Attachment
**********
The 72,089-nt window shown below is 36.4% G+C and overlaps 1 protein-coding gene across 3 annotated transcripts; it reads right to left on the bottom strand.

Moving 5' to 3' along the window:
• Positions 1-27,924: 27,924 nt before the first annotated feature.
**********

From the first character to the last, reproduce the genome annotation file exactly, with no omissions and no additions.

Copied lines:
The 72,089-nt window shown below is 36.4% G+C and overlaps 1 protein-coding gene across 3 annotated transcripts; it reads right to left on the bottom strand.

Moving 5' to 3' along the window:
• Positions 1-27,924: 27,924 nt before the first annotated feature.